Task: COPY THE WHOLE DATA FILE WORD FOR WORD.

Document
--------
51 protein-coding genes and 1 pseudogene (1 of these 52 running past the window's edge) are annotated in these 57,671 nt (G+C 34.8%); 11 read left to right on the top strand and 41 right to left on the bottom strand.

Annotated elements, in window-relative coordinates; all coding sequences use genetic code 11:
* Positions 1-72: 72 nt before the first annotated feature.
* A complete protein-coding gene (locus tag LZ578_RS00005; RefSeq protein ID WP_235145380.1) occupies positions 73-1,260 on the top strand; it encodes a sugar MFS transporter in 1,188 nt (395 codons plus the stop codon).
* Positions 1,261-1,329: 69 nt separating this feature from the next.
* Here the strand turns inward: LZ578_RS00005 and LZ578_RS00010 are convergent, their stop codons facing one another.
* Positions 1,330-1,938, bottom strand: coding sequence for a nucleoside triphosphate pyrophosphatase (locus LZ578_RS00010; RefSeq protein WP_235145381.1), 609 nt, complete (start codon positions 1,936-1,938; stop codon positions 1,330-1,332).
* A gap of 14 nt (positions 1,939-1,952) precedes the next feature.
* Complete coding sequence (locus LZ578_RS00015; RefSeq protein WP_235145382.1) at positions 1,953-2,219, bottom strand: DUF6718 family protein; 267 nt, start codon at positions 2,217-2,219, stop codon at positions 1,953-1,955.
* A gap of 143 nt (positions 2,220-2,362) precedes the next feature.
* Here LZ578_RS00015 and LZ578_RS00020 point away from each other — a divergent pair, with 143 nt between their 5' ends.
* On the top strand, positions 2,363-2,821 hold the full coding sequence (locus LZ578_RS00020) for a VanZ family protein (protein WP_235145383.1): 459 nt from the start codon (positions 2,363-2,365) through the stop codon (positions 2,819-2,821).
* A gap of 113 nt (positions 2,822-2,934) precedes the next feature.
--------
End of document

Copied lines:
51 protein-coding genes and 1 pseudogene (1 of these 52 running past the window's edge) are annotated in these 57,671 nt (G+C 34.8%); 11 read left to right on the top strand and 41 right to left on the bottom strand.

Annotated elements, in window-relative coordinates; all coding sequences use genetic code 11:
* Positions 1-72: 72 nt before the first annotated feature.
* A complete protein-coding gene (locus tag LZ578_RS00005; RefSeq protein ID WP_235145380.1) occupies positions 73-1,260 on the top strand; it encodes a sugar MFS transporter in 1,188 nt (395 codons plus the stop codon).
* Positions 1,261-1,329: 69 nt separating this feature from the next.
* Here the strand turns inward: LZ578_RS00005 and LZ578_RS00010 are convergent, their stop codons facing one another.
* Positions 1,330-1,938, bottom strand: coding sequence for a nucleoside triphosphate pyrophosphatase (locus LZ578_RS00010; RefSeq protein WP_235145381.1), 609 nt, complete (start codon positions 1,936-1,938; stop codon positions 1,330-1,332).
* A gap of 14 nt (positions 1,939-1,952) precedes the next feature.
* Complete coding sequence (locus LZ578_RS00015; RefSeq protein WP_235145382.1) at positions 1,953-2,219, bottom strand: DUF6718 family protein; 267 nt, start codon at positions 2,217-2,219, stop codon at positions 1,953-1,955.
* A gap of 143 nt (positions 2,220-2,362) precedes the next feature.
* Here LZ578_RS00015 and LZ578_RS00020 point away from each other — a divergent pair, with 143 nt between their 5' ends.
* On the top strand, positions 2,363-2,821 hold the full coding sequence (locus LZ578_RS00020) for a VanZ family protein (protein WP_235145383.1): 459 nt from the start codon (positions 2,363-2,365) through the stop codon (positions 2,819-2,821).
* A gap of 113 nt (positions 2,822-2,934) precedes the next feature.